[This is a follow-up to my post about three crucial books.]
“I talked to him, about his lapse. But he had a valid reason. Just like last time.”
Sounds familiar? Do you keep talking to someone about the same rule violations? Or worse, did you stop, because nothing ever changed?
“Crucial Confrontations” suggests that you may have held the wrong conversation. After the first violation, that incident – the content – is the right thing to talk about.
“Yesterday you’ve made changes in the live branch, that you did not discuss with anyone. We have rules against this. Live changes are always risky and we want to minimize risk by requiring two sets of eyes to check for errors.”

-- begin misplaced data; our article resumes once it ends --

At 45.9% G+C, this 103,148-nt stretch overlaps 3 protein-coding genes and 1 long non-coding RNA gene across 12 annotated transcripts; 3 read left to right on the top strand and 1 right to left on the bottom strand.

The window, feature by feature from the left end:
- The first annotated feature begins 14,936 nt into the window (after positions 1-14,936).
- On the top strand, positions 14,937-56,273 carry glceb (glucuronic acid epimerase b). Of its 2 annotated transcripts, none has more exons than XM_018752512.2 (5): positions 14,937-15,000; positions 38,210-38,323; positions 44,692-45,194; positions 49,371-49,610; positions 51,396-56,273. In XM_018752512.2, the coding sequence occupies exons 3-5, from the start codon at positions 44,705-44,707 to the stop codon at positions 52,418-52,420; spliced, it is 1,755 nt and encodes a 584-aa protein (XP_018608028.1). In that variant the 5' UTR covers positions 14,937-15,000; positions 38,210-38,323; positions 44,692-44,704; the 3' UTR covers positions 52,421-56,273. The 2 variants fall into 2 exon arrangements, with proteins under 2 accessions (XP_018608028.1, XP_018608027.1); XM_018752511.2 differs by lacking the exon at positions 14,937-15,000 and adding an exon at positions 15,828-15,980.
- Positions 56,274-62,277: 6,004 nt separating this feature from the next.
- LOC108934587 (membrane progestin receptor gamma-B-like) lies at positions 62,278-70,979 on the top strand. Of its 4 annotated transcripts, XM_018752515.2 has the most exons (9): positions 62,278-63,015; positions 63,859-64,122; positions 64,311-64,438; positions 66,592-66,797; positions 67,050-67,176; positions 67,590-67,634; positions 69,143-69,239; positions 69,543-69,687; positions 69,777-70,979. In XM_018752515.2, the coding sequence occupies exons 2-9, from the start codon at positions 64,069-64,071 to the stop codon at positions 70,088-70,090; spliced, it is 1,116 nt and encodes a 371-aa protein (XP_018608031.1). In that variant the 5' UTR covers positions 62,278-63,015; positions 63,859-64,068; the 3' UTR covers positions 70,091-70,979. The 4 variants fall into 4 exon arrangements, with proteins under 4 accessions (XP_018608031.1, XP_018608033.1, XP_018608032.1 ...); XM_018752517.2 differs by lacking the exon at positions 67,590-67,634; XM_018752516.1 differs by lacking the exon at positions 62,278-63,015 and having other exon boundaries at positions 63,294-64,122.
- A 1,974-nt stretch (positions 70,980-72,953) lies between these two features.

If violations happened before, you can get you sidetracked, if you talk about the individual incidents. People tend to come up with good reasons for the single occurrences. “Sure, you’re right, but I had little choice, because of $extenuating_circumstance.” One of our scrum trainers used to counter strings of extenuating circumstances with “Excuses, excuses, excuses.” And he’s right. You’ve seen this before, multiple times. It’s about a pattern. Continue reading